Multivariable analysis of spectral measurements for the characterization of semiconductor processes
Author(s)White, David A. (David Allan), 1966-
Massachusetts Institute of Technology. Dept. of Electrical Engineering and Computer Science.
Duane S. Boning.
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The availability of affordable and reliable optical sensor technology and the abundance of data that these sensors now provide have created new opportunities to better characterize and control semiconductor processes in real-time. This thesis focuses on the analysis of multivariate methods and optical sensors for characterizing endpoint for two key processes: plasma etch and chemical mechanical polishing (CMP). To extract meaning information in real-time from the volumes of acquired optical sensor data, chemometric methods including principal component analysis (PCA) and partial least squares (PLS) are developed and tailored for characterizing endpoint and uniformity for each particular process. The results of this research include one of the first demonstrations of 1% low open area endpoint detection for a production etch process using a chemometrics-based estimator as well as comprehensive analysis and comparison of two innovative sensors, optical reflectance and IR thermography, for measuring wafer-level uniformity in CMP. During 8-inch copper polish experiments, the optical reflectance sensor is shown to demonstrate superior spatial resolution to IR thermography and provide spatial endpoint detection sufficient for reducing dishing and erosion during CMP. However, IR thermography is shown to be useful for characterizing thermal behavior and energy flow in the CMP process. This thesis concludes by proposing a dynamic thermal model for CMP, simulating the thermal behavior using Hspice circuit simulation software, and verifying this model against experimentally measured thermal behavior in CMP.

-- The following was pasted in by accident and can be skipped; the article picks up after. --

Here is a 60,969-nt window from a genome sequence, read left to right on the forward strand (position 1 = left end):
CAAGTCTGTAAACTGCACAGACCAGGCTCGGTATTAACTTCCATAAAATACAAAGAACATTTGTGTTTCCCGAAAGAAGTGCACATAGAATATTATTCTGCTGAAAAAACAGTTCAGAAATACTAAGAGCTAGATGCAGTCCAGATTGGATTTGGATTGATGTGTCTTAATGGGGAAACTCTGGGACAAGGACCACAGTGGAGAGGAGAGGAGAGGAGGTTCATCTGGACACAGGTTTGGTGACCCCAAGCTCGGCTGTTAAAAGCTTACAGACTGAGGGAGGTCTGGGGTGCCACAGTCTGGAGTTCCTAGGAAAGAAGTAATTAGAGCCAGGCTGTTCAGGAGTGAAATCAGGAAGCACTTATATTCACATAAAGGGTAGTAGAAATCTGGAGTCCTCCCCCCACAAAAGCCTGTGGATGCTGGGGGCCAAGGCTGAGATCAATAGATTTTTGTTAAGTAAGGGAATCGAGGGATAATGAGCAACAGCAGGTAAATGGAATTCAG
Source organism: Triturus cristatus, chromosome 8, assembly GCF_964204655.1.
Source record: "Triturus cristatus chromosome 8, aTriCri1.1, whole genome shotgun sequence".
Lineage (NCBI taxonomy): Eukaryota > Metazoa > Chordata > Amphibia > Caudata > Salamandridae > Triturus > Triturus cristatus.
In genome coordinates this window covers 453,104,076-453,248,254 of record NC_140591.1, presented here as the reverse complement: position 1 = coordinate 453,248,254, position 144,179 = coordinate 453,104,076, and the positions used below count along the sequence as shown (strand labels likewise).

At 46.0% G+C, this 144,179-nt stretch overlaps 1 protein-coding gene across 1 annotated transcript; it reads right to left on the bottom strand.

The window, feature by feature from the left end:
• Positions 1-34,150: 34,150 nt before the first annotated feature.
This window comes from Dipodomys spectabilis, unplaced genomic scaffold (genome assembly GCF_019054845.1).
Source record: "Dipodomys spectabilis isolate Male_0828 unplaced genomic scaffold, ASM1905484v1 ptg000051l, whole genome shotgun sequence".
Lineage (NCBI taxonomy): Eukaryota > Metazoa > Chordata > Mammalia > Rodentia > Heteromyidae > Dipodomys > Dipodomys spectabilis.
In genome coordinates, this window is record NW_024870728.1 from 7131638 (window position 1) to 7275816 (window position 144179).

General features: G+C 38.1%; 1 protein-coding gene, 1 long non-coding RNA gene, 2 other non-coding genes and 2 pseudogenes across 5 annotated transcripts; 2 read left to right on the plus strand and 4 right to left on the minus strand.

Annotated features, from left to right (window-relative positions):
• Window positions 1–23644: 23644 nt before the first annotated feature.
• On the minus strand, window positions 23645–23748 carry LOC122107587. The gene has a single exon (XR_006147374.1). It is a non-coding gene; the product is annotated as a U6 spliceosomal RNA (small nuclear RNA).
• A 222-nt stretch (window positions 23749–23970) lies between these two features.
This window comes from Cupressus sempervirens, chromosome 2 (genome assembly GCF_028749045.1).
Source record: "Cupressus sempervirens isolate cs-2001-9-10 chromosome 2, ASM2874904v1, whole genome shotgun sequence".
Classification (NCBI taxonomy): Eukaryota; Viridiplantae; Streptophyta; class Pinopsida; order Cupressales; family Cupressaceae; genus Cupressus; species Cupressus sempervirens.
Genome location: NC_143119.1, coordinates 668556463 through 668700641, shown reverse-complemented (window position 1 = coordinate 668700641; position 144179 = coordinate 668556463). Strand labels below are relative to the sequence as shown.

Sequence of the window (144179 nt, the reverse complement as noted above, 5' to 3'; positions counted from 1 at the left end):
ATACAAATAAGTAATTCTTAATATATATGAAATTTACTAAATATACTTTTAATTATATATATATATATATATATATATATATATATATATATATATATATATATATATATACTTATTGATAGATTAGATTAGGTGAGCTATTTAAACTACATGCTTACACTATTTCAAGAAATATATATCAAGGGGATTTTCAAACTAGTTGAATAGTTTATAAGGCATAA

Thesis (Sc. D.)--Massachusetts Institute of Technology, Dept. of Electrical Engineering and Computer Science, 2001.Includes bibliographical references (p. 343-357).This electronic version was submitted by the student author. The certified thesis is available in the Institute Archives and Special Collections.
DepartmentMassachusetts Institute of Technology. Department of Electrical Engineering and Computer Science
Massachusetts Institute of Technology
Electrical Engineering and Computer Science.